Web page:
According to an article in the New York Times titled “No Respect for Speed Limits” when it comes to speeding, many American motorists don’t worry about safety. They just worry about getting caught.
As a driver instructor teaching new drivers especially 16 and 17 year olds the rules of the road and driving safely, one of the rules I point out is obeying speed limits (in normal driving conditions). Speed limit signs are not a suggestion..they are set for a reason and must be followed. Many times during a lesson a car behind us will over- take the student vehicle or I will witness drivers clearly speeding on the roads. For new drivers who are not as experienced are already nervous when driving and this can be particularly challenging for them.
According to a Purdue University survey of 1000 motorists about speed limits and driving habits it found that many drivers don’t regard the safety benefits of driving within speed limits. Many think they can drive safely while speeding as long as they don’t get caught.
What do I do as a driver when faced with other drivers who disregard speed limits? I stay calm and remind myself that I am driving the posted speed limit. If the speed limit is 25 I try to stay as close to 25 as possible-sure sometimes I approach between 25-28 but I try to stay right at 25. In New Jersey, if you are driving 1-14 miles over the limit it is a 2-point ticket. 15-29 over the speed limit is a 4-point ticket. Is it really worth getting caught and paying that consequence? Did you really need to speed to get to where you are going?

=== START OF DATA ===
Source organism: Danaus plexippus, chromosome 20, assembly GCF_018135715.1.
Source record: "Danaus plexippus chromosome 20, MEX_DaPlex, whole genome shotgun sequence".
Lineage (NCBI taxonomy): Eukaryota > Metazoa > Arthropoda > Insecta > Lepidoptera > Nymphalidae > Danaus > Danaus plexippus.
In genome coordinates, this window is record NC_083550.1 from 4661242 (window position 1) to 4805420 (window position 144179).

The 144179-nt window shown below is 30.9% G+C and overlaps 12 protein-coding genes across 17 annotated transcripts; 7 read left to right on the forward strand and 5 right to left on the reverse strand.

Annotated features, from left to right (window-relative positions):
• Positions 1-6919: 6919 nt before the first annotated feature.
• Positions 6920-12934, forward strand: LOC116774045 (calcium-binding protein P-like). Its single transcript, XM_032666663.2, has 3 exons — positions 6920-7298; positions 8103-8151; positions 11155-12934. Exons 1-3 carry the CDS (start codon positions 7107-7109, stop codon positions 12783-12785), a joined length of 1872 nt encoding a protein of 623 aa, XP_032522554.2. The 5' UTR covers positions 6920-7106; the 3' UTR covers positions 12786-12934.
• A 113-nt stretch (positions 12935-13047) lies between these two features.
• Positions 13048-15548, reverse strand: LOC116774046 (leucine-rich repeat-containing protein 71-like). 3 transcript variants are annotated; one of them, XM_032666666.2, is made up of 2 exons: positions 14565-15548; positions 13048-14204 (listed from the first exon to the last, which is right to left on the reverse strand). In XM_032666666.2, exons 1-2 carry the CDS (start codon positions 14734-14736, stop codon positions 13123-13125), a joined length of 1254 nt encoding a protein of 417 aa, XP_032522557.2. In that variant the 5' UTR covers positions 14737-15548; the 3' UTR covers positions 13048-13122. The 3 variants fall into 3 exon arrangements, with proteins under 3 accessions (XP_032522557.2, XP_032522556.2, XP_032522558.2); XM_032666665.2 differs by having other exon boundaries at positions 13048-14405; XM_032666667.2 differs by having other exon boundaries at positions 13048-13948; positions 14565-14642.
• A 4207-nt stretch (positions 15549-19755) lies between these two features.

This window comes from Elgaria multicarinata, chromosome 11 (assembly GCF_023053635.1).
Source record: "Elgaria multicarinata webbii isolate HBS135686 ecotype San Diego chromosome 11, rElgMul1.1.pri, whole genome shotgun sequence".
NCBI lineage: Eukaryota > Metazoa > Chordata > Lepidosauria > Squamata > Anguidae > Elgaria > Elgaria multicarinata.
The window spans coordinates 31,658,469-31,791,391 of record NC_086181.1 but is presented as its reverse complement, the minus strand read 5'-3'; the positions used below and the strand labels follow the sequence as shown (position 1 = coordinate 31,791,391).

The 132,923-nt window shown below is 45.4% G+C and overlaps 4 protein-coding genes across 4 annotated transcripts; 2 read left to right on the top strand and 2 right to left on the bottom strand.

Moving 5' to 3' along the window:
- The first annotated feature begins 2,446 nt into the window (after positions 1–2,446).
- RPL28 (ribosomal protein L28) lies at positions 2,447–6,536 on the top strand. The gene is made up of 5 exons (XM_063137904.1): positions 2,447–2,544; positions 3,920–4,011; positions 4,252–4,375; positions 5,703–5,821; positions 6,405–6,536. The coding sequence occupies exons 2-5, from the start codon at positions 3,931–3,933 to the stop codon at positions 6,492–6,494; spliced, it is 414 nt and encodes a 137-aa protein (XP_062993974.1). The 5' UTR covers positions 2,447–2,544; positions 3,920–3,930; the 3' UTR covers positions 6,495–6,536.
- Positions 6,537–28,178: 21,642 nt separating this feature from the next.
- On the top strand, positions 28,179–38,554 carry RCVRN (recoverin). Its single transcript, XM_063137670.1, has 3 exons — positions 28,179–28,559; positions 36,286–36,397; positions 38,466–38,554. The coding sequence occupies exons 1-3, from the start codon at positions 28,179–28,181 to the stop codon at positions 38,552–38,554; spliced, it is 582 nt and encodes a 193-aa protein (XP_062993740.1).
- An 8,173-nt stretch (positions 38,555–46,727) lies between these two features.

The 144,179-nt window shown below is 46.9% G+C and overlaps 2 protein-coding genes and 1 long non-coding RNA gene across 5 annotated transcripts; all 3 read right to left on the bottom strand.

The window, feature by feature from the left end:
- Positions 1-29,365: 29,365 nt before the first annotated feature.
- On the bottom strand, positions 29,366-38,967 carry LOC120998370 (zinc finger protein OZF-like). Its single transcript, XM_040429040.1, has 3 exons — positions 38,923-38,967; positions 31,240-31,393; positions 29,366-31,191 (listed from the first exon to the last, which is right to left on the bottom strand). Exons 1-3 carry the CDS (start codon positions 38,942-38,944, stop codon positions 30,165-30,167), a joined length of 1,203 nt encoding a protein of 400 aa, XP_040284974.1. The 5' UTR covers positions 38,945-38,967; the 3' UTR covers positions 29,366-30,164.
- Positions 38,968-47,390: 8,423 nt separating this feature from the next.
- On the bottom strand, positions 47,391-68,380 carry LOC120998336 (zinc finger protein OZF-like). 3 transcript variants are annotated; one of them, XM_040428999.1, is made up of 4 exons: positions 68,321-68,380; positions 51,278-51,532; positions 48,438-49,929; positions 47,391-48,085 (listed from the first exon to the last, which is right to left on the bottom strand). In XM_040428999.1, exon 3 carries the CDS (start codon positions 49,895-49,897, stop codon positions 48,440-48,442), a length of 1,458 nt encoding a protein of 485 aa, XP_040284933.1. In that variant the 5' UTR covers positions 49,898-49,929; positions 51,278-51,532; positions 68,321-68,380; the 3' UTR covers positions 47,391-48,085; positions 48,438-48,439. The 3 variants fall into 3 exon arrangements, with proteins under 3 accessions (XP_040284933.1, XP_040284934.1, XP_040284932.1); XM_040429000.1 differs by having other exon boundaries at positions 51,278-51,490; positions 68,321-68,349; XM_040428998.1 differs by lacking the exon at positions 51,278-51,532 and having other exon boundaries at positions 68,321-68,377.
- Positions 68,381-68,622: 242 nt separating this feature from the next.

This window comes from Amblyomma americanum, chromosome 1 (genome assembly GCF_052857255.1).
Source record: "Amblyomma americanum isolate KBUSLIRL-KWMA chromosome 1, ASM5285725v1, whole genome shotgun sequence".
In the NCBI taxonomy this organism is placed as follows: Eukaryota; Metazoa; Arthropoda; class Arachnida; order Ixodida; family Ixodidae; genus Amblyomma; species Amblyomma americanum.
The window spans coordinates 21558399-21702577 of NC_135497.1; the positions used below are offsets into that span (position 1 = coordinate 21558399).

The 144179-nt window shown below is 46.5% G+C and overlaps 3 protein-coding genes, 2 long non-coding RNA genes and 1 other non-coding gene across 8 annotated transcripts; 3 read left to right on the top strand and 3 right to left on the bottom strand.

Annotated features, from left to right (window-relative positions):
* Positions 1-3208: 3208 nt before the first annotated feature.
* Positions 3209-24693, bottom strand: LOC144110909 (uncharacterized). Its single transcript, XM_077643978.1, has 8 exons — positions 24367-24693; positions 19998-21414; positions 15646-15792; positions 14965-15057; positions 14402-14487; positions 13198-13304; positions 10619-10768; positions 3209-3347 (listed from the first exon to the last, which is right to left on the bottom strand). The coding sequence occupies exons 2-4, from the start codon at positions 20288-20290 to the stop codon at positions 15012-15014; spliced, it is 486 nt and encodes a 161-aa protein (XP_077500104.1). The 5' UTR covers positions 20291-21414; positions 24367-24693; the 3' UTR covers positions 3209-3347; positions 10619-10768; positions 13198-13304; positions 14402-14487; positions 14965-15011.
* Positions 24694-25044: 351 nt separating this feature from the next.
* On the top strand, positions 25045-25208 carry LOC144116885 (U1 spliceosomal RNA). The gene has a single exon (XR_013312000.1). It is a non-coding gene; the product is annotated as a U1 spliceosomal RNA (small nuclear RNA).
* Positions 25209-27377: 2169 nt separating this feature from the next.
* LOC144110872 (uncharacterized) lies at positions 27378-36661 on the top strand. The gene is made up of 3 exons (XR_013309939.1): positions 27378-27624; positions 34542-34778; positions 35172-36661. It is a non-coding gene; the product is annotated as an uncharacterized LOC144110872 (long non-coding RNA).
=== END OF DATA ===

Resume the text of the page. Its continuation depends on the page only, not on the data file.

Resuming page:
According to NJ Traffic Law Center a good rule is to keep up with the flow of traffic at any legal speed. So when someone says I was just following the flow of traffic if everyone is speeding you are breaking the law along with them.
New Jersey law sets top speed limits for any given road, street, highway or freeway.
SPEED LIMIT ROADWAY
25 Business or residential districts and school zones
35 Suburban business and residential areas.
50 All other roadways
55 Certain highways
So to students who are just learning to drive-try to stay calm and know that you are obeying the traffic laws. According to kidshealth.org some defensive driving strategies include staying focused and alert. Leave plenty of space between you and the car in front. If a vehicle is showing signs of aggression try to slow down or pull over to avoid it. Also,Parents can be role models for their teenage son/daughter. Kids learn from watching their parents.
Corso Driving School takes the safety of their students seriously. Feel free to email me any questions or concerns. Thank you.